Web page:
Irelsa was born and raised in San Juan, Puerto Rico, with an emphasis on always helping her neighbors. This ultimately led her to become a social worker. When she later became a special needs mom to a son with various challenges, this proved to be a good foundation for what life had in store for her. Her son is now 24 years old.

In order to keep helping the Hispanic/Latinx community, Irelsa became a trained Court Appointed Special Advocate (CASA) and a trained Volunteer Foster Care Reviewer for the Department of Children and Families (DCF). These experiences gave her a view on the needs of Hispanic/Latinx families in the area.  

The opportunity to become the Hispanic Support Group facilitator has helped her to work with families where she can support them. As a Spanish speaking person, it is important to her to connect with families and empower them with information and the confidence that there is help available. 

Join Irelsa at PPAL’s Hispanic Support Group every Tuesday from 10am - 12 pm. Visit PPAL’s events page or email Irelsa for more information.
Juvenile Justice Program Supports Families, Hosts Virtual Learning Series
Join Us to Learn about Student Rights & More
During the last couple of months, the Juvenile Justice team has been working hard. We continue to provide one-on-one peer to peer support for justice-involved families. We are reaching families at the preventative level to help keep youth out of court/DYS - and in the community. We encourage parents to engage in all services as well as support groups.  
 
The juvenile justice team is very excited to host a virtual learning series to address school reopening worries which resulted from or were intensified by the COVID-19 pandemic. This learning series is funded by a grant from the Massachusetts Department of Youth Services (DYS). The learning series will have three sessions presented by Sky Kochenour, J.D., and Kathleen Boundy, J.D., of the Center for Law and Education. 

September 15 (1-3 PM): Addressing Student Behavior as an Education Matter

This session will provide a review of school obligations to address challenging behaviors of students with IEPs and 504 plans, and those not identified as having a disability.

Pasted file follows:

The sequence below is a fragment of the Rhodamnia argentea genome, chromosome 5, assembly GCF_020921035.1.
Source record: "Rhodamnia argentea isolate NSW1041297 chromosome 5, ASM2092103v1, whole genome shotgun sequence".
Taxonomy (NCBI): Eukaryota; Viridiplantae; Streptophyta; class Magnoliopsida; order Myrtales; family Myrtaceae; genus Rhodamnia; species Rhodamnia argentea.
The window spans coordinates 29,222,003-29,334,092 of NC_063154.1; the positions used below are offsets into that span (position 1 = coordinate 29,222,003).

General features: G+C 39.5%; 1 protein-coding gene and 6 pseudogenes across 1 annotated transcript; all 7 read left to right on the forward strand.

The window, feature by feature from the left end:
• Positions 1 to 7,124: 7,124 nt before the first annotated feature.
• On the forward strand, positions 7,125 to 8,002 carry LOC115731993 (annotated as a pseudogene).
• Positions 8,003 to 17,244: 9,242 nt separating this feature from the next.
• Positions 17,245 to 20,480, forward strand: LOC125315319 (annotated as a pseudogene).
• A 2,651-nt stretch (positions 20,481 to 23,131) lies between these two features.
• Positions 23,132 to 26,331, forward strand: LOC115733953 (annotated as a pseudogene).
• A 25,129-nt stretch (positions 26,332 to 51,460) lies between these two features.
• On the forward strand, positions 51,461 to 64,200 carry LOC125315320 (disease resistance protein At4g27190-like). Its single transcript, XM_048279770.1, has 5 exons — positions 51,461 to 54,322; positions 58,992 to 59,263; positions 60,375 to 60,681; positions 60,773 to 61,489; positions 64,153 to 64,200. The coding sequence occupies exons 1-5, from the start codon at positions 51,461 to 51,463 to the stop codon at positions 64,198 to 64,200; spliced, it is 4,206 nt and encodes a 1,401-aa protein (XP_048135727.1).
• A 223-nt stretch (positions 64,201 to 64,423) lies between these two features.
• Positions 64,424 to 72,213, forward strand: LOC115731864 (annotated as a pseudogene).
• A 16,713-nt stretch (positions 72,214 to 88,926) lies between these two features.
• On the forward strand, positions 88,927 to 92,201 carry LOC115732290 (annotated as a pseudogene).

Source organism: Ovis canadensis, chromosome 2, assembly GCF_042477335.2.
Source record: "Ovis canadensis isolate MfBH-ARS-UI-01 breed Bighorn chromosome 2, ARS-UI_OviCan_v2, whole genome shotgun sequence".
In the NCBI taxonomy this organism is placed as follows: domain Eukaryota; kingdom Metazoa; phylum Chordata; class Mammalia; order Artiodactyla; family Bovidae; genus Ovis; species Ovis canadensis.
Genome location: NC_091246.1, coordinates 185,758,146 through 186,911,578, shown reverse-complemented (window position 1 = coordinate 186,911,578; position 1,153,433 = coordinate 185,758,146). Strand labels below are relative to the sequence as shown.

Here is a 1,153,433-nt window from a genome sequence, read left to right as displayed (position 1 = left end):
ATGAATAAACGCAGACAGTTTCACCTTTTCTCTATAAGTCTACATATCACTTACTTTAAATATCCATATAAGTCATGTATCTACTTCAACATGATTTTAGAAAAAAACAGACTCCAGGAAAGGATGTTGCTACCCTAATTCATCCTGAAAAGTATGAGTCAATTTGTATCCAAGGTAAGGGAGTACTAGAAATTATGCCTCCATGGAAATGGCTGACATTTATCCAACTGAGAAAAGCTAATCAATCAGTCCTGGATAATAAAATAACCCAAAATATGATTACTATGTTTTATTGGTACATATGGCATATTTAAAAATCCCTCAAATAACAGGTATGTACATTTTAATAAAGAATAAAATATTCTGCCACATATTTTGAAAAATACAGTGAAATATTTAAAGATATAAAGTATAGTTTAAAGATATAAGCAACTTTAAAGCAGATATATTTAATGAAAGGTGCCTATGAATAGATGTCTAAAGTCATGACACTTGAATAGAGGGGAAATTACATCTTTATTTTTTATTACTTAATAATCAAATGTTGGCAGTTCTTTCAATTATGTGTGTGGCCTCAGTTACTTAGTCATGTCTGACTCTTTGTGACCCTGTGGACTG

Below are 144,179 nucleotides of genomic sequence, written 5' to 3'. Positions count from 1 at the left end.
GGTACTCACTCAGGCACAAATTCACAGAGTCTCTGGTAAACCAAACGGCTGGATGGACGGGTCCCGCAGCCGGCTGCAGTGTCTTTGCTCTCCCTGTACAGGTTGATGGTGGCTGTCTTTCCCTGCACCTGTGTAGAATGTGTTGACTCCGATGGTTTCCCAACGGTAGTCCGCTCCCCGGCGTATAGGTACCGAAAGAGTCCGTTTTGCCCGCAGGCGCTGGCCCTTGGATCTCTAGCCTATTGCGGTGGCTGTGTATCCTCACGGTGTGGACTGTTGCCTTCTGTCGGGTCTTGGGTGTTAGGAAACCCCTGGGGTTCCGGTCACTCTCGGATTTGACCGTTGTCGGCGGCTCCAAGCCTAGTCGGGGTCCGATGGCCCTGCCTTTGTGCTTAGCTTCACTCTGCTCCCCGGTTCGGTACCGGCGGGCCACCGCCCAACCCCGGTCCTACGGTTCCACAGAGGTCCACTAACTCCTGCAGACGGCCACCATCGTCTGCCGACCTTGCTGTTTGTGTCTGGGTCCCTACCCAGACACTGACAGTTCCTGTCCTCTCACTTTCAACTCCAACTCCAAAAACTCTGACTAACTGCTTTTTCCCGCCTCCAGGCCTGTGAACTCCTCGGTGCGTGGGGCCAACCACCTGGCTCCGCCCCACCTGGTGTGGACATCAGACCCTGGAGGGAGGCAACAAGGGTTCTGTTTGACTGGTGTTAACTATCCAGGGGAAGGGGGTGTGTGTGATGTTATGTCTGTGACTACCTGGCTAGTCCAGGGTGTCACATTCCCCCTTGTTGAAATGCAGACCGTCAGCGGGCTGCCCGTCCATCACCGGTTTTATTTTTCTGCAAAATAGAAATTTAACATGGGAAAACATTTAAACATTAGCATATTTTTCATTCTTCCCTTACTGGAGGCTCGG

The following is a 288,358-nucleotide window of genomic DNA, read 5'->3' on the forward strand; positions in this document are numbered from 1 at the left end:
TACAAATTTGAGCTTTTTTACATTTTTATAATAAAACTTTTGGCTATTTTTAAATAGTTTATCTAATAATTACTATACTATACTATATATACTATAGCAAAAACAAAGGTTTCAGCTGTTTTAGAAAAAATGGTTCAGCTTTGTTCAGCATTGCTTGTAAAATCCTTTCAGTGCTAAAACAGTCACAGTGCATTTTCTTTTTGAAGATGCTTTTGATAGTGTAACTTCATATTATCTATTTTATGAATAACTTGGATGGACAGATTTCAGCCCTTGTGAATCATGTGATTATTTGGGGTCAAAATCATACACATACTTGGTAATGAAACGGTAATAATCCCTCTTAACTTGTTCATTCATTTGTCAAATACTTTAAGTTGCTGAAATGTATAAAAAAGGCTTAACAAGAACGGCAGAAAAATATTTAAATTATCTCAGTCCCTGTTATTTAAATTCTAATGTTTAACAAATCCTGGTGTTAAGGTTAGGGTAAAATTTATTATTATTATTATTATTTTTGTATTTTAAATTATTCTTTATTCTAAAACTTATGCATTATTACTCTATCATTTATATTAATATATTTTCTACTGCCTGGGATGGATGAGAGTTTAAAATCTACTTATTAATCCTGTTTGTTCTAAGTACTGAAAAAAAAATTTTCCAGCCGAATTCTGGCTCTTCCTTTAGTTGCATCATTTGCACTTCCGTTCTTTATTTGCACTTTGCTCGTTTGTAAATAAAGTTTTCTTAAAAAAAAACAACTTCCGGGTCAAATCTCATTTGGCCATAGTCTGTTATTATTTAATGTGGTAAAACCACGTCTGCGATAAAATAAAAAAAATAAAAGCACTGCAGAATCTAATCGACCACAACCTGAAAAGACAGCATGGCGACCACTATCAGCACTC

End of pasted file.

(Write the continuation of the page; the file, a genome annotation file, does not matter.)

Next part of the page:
September 29 (1-3 PM): Examining Non-Punitive Strategies and Approaches to Resolving Challenging Behavior 

This session will focus on strategies for managing behavior using non-punitive, non-exclusionary approaches, as well as concerns related to School Resource Officers and the use of 51As and CRAs.
 
Questions? Want to learn more? Contact the PPAL Juvenile Justice Team at juvenilejustice@ppal.net
PPAL Hosts Table at Family Wellness Event
Sharing Information with the Community
On August 20, PPAL’s Dawn Christie and Dev Kaplan presented a table at a Family Wellness Event sponsored by the Massachusetts Department of Mental Health (DMH) and the Home for Little Wanderers. 

The event featured food, dance, games, fun, and vendors, including PPAL. Dawn and Dev were excited to meet families and share information on how PPAL can support them!
Statewide Conference Asks Who's Caring for the Caregiver
Check Out Our Calendar for Upcoming Events
On August 10, our statewide meeting featured Sue Bandeau’s presentation “Who's Taking Care of You: Secondary Trauma and Self Care.” Sue speaks nationally and internationally on trauma, racial justice, family engagement, self-care and more. Sue and her husband, Hector, are lifetime parents of 22 (two by birth, 20 adopted) and have also been foster parents to 75 children. 

Sue discussed knowing yourself, different types of stress and how they affect us, loss, and the stages and types of grief. She also explored the ABCs of secondary trauma, self-care and reflective supervision, using daily questions to guide self reflection and care for others, developing a self-care toolbox and more.

Please join PPAL’s Statewide Conference on the second Tuesday of each month from 10-11:30am. Visit our events calendar for more information!
Parent/Professional Advocacy League